Our discovery proves that inhibiting osteoclasts while simultaneously stimulating new bone formation can be done.Bone health is maintained by the balanced activities of osteoblasts and osteoclasts. The study shows that the inactivation of gene Atp6v0d2 in mice results in dramatically increased bone mass due to defective osteoclasts as well as enhanced bone formation. These findings may provide some clarity into the regulation of bone metabolism and show that targeting the function of a single gene could possibly inhibit bone decay while stimulating bone formation.
Before you start lining up all those lame horses, please realize that it may be a while before this gene therapy becomes a reality and trickles down to equine medicine. Then again, the equine model may be a good one for experimentation. Let's hope!
The Harvard Crimson, daily campus newspaper for the sprawling city-of-ivy down the road, published a tribute article to Hilary today. She is one of their unique graduates, that's for sure!
Although...US Senator Lincoln Chafee of Rhode Island went to Montana State to study horseshoeing with Scott Simpson after he graduated from Brown University, also an ivy league school. Maybe there is a secret society of recovering ivy leaguers who are now servants of the hoof!
Here's the link to the Crimson's excellent article about Hilary Cloos, an upstanding citizen of the farrier nation:
PS A couple of things you probably don't know about Harvard University: 1) Harvard closed its vet school in 1901 and paid the remaining students to go to Penn; 2) Harvard's Museum of Comparative Zoology contains one of the largest collection of fossil bones of pre-Equus horse species, including a dazzling array of coffin bones and one of New Mexico's famous examples of what is called the Hagerman Horse; 3) the university has a thriving mammal and bird locomotion laboratory in nearby Bedford at the university's Concord Field Station, where studies on horses are sometimes done and all the force plates are ready to do more and 4) Dr. Castle McLaughlin, a cultural anthropologist and professor at Harvard's Peabody Museum, is founder of the Nokota Horse Conservancy, and compiled a 300-page study of the unique herd of wild horses in North Dakota, who are believed to be descended from the ponies of Sitting Bull.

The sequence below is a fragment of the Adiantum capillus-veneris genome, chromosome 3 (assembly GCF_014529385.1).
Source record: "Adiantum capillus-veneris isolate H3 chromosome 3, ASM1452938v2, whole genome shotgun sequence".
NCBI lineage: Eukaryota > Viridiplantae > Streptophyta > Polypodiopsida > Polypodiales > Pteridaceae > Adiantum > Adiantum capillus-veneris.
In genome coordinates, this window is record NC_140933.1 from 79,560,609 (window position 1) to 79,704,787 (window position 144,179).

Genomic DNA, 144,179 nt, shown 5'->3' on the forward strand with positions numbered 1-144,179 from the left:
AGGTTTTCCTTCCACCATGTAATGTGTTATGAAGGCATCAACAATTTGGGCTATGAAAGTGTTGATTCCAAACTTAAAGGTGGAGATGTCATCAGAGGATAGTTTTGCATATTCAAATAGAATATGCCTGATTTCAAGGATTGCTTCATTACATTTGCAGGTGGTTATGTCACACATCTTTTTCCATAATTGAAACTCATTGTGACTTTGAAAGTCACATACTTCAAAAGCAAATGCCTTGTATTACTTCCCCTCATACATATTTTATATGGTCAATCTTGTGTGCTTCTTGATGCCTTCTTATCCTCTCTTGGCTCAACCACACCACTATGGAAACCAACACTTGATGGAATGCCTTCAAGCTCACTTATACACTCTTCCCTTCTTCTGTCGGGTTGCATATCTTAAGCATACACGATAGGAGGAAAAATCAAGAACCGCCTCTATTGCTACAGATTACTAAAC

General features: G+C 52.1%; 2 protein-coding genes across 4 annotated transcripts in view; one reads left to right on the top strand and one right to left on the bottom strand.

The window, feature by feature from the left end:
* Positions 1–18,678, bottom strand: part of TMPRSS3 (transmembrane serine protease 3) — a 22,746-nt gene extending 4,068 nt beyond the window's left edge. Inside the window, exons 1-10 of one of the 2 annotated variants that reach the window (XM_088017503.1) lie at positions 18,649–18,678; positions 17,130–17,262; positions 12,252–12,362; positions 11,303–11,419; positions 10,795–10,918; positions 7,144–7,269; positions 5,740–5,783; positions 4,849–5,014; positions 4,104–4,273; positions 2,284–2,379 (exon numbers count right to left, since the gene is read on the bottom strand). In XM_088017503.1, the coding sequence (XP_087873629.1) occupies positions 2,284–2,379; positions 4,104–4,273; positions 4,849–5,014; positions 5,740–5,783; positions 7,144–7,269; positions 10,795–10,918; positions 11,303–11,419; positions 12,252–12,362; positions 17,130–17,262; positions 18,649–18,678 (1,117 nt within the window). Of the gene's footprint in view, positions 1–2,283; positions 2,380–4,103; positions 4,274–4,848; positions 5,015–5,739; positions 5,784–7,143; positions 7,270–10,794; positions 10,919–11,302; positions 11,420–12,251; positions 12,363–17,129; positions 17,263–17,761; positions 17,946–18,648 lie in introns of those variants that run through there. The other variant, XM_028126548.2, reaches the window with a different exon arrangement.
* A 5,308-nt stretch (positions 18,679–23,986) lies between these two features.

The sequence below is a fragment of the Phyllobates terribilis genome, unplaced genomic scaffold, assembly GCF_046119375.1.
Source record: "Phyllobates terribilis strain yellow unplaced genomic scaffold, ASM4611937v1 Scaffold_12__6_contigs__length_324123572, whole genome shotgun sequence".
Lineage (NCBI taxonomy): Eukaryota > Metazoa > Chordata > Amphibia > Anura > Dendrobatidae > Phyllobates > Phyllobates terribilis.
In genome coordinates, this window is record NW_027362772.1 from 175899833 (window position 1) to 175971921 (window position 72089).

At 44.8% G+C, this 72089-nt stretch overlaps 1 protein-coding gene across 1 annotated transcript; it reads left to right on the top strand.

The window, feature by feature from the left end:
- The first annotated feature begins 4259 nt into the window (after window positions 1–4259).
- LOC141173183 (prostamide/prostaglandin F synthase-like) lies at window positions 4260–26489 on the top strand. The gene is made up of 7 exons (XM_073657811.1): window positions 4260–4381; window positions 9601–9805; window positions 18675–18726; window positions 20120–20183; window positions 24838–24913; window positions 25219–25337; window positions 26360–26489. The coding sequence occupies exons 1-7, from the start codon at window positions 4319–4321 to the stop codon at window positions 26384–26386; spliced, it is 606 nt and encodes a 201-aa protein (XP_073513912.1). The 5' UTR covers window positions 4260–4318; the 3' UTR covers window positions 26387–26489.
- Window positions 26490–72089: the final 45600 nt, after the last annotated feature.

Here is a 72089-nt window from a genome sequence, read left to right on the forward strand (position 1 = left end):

Harvard University Press published a book I use a lot in research, Horse Power: A History of the Horse and Donkey in Human Societies by Juliet Clutton-Brock and most recently, the beautiful book Horses : History, Myth, Art by Catherine Johns.
Friday, December 08, 2006
Here's an article from the Providence (RI) Journal, which mentions him packing up his farrier mementos from his office, which we know included his framed IUJH racetrack farrier license:
Chafee packs up, moves on (December 8, 2006)
It was great to have you there, Linc. Time to forge ahead, Senator!